The next photo shows where the beam hits the graphical target on the mirror. That graphic target is also cut so that you know where the mirror center is relative to the top edge of the mirror mount. As you can see the laser burned in the upper left quadrant just off center.

Position # 4

This position is just right of and as close as possible to mirror #2 but attached to the X gantry.
In this case the beam is in the lower right quadrant.

Position # 5

The target holder is then moved to the right extreme on the X gantry and a new spot is burned. 
The difference in position of the beam from position 4 will show the change in trajectory as it hits mirror 2 and traverses to mirror 3. 

Position #6

As the beam enters the last mirror (#3) it is folded downward and through the objective lens. This portion of the alignment is the most difficult because the #3 mirror aperture is small and the angle that the beam enters mirror #3 is critical. To make matters worse the stock #3 mirror mount has no adjustments.
There are 3 type of errors that can be found at this position:
  • The beam hits the mirror off angle, left/right or up/down 
  • The mirror is rotated off axis from the beams trajectory
  • The beam doesn't hit mirror #3 in the center
All of these errors have to corrected by adjustments to mirror # 2 and in some cases all the way back to mirror #1. To assist in seeing the trajectory of the beam and its position through the head the objective target holder is used.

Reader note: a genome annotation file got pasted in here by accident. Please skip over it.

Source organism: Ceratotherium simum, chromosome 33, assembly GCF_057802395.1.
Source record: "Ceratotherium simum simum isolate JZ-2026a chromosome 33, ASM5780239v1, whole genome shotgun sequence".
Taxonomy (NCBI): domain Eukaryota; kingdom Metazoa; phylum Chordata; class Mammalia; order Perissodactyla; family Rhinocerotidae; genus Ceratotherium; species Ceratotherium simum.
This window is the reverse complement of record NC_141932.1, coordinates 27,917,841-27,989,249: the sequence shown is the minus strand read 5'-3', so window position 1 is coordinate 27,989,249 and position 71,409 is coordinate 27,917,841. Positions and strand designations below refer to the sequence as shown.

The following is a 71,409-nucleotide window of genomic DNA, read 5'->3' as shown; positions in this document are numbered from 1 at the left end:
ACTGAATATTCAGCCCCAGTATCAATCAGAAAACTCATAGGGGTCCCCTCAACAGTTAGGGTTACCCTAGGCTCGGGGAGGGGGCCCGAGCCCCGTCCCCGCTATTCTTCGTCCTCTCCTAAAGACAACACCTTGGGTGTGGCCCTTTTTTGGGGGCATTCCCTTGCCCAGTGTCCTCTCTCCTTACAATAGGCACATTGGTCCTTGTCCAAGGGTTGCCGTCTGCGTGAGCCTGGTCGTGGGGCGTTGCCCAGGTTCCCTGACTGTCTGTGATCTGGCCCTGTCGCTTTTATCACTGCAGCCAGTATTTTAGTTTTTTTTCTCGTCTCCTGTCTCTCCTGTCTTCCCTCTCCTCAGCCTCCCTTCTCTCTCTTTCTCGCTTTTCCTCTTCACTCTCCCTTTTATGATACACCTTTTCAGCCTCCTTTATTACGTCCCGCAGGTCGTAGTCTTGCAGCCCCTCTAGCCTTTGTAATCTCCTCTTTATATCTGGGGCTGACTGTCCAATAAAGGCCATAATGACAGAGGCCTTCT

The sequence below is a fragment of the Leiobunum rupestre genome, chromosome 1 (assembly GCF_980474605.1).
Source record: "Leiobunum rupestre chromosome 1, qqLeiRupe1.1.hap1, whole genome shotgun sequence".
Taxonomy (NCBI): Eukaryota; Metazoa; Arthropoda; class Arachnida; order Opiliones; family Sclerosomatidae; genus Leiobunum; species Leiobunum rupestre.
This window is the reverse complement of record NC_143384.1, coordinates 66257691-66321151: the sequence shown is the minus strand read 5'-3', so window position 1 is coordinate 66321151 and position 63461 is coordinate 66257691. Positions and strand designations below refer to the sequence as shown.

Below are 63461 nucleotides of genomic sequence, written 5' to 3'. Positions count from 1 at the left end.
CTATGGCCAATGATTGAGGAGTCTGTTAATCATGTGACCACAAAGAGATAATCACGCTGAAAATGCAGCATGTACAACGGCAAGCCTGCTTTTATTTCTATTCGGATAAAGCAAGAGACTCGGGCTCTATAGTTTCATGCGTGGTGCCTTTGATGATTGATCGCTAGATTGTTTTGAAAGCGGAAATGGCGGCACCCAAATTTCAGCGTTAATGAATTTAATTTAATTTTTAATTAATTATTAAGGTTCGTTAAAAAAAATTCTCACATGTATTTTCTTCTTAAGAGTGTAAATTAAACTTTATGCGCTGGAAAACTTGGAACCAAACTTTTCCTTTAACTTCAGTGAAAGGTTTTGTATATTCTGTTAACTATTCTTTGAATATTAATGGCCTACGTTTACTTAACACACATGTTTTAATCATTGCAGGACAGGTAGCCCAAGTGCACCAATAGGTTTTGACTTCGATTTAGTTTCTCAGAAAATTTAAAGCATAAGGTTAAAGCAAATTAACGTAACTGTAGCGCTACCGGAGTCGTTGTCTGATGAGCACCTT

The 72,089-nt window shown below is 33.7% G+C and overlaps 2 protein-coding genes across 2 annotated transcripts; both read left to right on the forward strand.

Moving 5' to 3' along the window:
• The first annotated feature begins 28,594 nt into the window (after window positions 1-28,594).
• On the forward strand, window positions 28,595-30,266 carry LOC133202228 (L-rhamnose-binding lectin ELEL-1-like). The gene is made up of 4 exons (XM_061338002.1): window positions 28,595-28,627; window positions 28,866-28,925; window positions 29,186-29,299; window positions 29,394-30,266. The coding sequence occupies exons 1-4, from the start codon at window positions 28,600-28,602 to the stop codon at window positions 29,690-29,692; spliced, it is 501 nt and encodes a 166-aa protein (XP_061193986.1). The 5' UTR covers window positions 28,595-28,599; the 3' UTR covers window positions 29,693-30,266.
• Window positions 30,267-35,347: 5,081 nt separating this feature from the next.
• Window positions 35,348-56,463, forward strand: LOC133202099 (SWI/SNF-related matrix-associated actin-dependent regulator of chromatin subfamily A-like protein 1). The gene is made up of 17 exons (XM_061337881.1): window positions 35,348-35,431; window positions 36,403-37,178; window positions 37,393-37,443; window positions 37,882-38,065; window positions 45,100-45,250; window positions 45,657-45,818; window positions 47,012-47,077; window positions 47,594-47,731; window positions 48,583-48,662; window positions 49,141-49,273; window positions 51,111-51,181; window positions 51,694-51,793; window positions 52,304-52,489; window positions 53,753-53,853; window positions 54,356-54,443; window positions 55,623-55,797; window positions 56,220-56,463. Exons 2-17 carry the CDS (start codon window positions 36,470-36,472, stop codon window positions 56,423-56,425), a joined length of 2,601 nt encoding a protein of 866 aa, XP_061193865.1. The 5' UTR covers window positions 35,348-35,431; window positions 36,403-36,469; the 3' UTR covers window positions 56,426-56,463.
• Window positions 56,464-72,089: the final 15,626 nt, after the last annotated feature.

Depending on how carefully this tube is constructed it give you a view of the beams placement concentric to the objective lens.


This method reveals the position of the laser beam at three points along its path showing its position in more that one axis at a time. This is expected to enable more accurate alignment, insureing that the beam is aligned to the gantry's planes of movement. 

Expected Advantages

  • Easy to see laser beam position in 3D
  • Easy to tell what direction to adjust what mirror
  • Target graphs create a record of aligned positions. Just date and keep them. When time to realign you can tell what has moved.
  • Use multiple targets at the same time to get a view of the entire path at one time with a single test pulse. I plan to build a version like this soon.


Instructions on how to perform an alignment using these new tools.

Enjoy and comment,


  1. This comment has been removed by a blog administrator.

  2. The entire XY carriage can be aligned to the beam there are 4 small bolts holding it in and the holes in the frame have been hogged out for alignment ,then the mirrors came into alignment.It seems the the tube itself should have up/down/left /right but no its slapped in and ounce the first mirror is aligned than the x/y carriage is twisted and turned until the other mirrors come into some alignment just enought for that 3x5 part holder.